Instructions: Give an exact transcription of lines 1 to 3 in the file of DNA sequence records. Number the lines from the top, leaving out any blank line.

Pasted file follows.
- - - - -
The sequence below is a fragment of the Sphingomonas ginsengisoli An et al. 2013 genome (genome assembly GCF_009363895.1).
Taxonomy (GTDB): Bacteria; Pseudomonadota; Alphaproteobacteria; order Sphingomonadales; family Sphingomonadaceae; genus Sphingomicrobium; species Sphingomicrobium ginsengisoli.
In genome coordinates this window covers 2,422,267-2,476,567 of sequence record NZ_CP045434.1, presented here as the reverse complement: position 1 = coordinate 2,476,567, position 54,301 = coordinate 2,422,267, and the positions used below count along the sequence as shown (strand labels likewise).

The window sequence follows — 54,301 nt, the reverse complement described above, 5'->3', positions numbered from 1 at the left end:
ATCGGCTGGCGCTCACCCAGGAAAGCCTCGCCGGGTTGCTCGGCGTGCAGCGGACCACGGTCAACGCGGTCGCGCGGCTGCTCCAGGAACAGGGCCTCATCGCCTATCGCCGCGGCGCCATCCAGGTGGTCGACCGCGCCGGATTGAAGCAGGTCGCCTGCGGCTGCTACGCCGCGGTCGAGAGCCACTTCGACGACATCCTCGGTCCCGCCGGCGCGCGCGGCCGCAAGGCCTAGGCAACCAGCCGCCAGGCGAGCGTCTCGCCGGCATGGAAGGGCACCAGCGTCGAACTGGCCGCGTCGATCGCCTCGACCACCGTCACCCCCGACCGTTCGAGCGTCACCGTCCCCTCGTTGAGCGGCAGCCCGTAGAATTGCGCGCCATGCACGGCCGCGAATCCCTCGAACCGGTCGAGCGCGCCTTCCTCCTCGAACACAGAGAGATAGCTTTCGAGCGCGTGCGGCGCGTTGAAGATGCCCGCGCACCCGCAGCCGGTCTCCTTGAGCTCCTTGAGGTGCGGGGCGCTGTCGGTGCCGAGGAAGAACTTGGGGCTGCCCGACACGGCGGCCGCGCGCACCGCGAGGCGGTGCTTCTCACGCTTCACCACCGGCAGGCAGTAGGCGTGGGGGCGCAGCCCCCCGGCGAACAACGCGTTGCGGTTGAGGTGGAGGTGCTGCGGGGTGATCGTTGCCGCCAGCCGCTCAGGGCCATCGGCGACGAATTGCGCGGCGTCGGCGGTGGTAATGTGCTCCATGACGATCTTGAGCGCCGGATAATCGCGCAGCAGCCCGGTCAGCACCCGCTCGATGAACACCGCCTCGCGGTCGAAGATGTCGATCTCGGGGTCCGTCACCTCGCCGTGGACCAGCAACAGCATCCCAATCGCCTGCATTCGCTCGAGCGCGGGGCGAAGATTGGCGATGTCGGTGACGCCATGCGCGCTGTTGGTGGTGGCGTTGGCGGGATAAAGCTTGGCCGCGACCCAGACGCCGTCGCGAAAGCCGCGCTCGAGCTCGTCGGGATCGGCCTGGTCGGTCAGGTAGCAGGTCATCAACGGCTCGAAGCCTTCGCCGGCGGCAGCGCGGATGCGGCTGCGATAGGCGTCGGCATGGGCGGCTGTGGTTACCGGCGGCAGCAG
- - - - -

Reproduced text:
The sequence below is a fragment of the Sphingomonas ginsengisoli An et al. 2013 genome (genome assembly GCF_009363895.1).
Taxonomy (GTDB): Bacteria; Pseudomonadota; Alphaproteobacteria; order Sphingomonadales; family Sphingomonadaceae; genus Sphingomicrobium; species Sphingomicrobium ginsengisoli.
In genome coordinates this window covers 2,422,267-2,476,567 of sequence record NZ_CP045434.1, presented here as the reverse complement: position 1 = coordinate 2,476,567, position 54,301 = coordinate 2,422,267, and the positions used below count along the sequence as shown (strand labels likewise).